Common God, Common Purpose - Part 2
by Dr. David L. Johnston
I argue the case for a common purpose between Muslims and Christians explicitly in my book, “Earth, Empire and Sacred Text: Muslims and Christians as Trustees of Creation” – an expanded creation argument on the basis of both Bible and Qur’an. But it is also the point of Miroslav Volf’s new book, “Allah: A Christian Response.”
Volf’s book, both easy to read and convincingly argued, is a refreshing spring that sprung up from two very different wells. The first was his Pentecostal preacher father in Croatia, who knew many Muslims, counting several of them as good friends. He taught his son that they worshiped the same God and that it was important to focus on this common theological ground. Then many years later, after 9/11, the wars in Afghanistan and Iraq, the continuous spewing of prejudice against Muslims in the West, and finally the Pope’s ill-fated 2006 lecture in Germany, over a hundred prominent scholars and clerics from all tendencies penned a letter to the Pope and Christian leaders worldwide. Their message (now famously known as “The Common Word”): what unites Muslims and Christians is not some peripheral religious themes, but rather core convictions at the heart of their faith; namely, love for God and love for neighbor.
Some of you will know that the first high-profile Christian response – a full page in the New York Times – was called the “Yale Response,” mostly penned by Miroslav Volf himself. This was the second stream of inspiration for his book. His purpose is simple: to demonstrate the plausibility of Christians, Muslims and Jews worshiping the same God, the God of Abraham, Moses and the prophets.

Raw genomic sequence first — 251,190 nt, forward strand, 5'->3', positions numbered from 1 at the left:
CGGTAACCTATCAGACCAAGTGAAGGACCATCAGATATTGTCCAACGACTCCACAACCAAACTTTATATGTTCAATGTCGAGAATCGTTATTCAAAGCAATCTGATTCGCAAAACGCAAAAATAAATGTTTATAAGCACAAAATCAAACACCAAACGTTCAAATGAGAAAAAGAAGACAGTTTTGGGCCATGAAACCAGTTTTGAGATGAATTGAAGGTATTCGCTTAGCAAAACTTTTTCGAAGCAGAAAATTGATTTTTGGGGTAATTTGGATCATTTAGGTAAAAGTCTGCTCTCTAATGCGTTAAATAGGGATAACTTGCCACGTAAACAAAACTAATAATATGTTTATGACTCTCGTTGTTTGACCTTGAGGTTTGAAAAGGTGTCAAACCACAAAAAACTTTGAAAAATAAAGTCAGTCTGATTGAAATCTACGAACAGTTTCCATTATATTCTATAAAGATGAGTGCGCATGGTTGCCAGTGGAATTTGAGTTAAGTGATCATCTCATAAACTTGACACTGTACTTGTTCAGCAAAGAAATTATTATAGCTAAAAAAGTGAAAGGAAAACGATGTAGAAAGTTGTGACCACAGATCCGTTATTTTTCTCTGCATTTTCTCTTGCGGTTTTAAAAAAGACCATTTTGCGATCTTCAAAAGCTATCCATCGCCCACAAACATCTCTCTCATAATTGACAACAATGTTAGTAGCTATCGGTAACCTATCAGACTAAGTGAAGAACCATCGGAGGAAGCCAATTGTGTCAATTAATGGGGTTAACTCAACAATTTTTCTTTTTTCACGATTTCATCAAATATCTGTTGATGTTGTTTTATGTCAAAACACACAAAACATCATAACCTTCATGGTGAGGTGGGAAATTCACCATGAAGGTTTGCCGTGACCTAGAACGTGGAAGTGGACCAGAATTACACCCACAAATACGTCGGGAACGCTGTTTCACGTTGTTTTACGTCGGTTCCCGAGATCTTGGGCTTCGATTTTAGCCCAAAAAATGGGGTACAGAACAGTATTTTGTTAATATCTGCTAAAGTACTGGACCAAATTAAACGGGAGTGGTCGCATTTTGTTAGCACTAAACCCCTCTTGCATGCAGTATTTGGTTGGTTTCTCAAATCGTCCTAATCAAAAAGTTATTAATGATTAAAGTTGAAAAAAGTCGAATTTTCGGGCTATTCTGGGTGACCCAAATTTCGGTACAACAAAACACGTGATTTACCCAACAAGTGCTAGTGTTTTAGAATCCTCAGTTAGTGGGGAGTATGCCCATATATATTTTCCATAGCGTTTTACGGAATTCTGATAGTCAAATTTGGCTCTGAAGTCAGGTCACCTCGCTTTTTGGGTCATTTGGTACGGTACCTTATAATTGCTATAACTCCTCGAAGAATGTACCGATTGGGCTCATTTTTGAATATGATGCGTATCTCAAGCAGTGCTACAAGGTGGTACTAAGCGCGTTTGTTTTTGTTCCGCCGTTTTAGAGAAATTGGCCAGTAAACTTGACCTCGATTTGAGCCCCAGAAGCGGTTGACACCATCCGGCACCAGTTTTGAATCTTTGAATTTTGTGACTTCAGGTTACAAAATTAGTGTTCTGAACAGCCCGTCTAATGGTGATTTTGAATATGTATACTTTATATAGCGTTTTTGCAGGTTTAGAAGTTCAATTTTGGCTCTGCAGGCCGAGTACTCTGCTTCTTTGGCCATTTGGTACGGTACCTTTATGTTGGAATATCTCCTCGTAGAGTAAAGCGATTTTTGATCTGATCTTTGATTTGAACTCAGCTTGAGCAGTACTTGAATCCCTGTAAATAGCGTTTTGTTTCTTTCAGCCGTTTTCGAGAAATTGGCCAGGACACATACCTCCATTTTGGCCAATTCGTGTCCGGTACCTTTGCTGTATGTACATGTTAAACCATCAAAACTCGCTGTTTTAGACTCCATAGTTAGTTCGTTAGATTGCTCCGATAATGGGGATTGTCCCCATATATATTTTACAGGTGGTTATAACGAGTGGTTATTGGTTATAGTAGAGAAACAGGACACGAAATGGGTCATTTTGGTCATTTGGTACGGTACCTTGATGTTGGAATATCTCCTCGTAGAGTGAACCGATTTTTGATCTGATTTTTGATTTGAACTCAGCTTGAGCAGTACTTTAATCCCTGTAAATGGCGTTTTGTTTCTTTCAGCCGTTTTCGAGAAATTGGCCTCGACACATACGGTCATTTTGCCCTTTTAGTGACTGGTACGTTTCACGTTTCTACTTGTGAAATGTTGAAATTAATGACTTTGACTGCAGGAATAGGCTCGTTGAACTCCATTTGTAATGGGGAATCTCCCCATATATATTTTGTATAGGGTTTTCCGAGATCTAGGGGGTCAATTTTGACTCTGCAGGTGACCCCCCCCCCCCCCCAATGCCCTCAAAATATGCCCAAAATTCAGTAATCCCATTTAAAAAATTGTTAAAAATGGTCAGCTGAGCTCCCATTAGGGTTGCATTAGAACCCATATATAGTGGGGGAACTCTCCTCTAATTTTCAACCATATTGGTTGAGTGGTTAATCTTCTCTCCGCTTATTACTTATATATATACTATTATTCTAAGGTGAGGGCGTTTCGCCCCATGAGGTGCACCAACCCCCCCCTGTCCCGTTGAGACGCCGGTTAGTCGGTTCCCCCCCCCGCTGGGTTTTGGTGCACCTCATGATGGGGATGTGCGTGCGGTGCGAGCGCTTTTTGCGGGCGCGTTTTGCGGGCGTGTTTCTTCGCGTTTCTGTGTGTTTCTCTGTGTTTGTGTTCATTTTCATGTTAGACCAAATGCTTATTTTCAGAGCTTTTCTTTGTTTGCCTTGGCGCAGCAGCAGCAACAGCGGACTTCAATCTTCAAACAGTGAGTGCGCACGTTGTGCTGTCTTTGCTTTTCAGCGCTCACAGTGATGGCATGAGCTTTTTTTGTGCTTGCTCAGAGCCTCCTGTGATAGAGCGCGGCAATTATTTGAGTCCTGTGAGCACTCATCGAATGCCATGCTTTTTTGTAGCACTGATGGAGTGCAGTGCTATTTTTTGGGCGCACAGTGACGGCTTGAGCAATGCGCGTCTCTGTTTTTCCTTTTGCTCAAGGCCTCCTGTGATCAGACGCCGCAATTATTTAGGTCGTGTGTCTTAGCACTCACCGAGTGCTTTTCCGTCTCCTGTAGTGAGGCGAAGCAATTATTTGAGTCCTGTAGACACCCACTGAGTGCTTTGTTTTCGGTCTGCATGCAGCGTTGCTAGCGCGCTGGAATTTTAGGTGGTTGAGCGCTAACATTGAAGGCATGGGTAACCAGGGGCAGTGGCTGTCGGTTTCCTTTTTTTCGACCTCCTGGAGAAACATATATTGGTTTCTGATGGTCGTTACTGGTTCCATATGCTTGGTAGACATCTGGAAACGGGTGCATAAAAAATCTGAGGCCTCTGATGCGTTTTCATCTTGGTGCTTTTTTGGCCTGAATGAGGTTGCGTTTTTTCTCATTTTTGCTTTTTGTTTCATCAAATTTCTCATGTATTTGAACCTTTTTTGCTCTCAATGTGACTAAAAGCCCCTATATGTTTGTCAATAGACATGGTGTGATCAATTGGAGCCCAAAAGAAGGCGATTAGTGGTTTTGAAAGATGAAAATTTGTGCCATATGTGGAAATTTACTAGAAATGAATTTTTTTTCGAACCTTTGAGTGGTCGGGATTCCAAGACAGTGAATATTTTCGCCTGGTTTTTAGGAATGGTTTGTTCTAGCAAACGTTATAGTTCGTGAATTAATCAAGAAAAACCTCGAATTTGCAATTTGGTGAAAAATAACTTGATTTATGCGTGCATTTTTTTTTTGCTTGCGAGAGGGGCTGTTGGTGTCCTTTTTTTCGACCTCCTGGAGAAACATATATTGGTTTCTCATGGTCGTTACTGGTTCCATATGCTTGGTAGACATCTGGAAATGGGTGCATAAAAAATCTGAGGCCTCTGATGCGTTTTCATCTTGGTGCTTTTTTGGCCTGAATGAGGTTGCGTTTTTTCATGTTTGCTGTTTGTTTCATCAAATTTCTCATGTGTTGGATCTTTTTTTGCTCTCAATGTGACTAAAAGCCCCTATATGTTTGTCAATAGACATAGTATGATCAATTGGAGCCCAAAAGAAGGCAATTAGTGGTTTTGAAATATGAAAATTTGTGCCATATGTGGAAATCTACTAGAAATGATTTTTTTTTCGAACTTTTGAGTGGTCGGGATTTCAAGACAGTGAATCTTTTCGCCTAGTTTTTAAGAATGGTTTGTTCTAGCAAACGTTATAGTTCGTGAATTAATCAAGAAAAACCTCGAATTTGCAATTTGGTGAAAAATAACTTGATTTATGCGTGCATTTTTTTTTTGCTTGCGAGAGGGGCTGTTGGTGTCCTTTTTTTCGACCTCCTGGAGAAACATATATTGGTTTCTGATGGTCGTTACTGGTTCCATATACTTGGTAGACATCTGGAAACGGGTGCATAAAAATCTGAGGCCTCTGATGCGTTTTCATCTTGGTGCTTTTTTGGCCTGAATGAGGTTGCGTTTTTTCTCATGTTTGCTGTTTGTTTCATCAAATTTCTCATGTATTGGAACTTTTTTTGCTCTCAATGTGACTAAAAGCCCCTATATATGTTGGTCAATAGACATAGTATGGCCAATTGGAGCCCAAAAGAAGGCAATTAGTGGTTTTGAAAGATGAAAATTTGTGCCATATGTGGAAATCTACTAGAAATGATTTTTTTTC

If indeed this is the case, he writes, “they will have a set of overlapping ultimate values, which will provide them with a common moral framework in which to debate their differences” (p. 260). Among other possible benefits (like cooperative work for peace and justice), such a stance is the best antidote to religious extremism. For a common God should, in the case of Muslims and Christians, highlight belief in a loving (“beneficent toward all and merciful toward transgressors”) and just God, helping to build bridges between the two (or three) communities, and extremism loses religious legitimacy.”
To that “ultimate value” add this one: “love for neighbors.” Volf explains, “If God commands believers to hate all infidels and love only coreligionists, extremism has a religious sanction. On the other hand, if God commands believers to love all neighbors – utterly irrespective of their creeds – then we have strong religious reasons to oppose extremism and work for caring and just relations among peoples of all religions” (p. 260).
Christians in the Arab Middle East (including Persian Iran!) have for centuries lived out their faith with great conviction; sometimes oppressed by their Muslim overlords, sometimes thriving in their midst while staying on their guard; but always believing that, in spite of their differences, the two faiths were focused on the one Creator God who will judge humankind on the Last Day. And now the emerging consensus is that the top two criteria for judgment are love for God and love for neighbor.
This leads us back to Metropolitan Ibrahim, gingerly speaking out in a Syria fraying on the edges and threatening to slip into civil war. The conclusion of his address is the following Beatitude: “Blessed are the peacemakers for they shall be called the children of God.” Add the sentence before, and you have the one point of this blog: a common God does make for a common purpose in the world, “to re-design our common understanding of living together, and respecting the diversity in peace.”
PCI recognizes that blogs posted on the PCI website do not necessarily reflect the views of PCI, nor does it mean that the author is in full agreement with the views of PCI.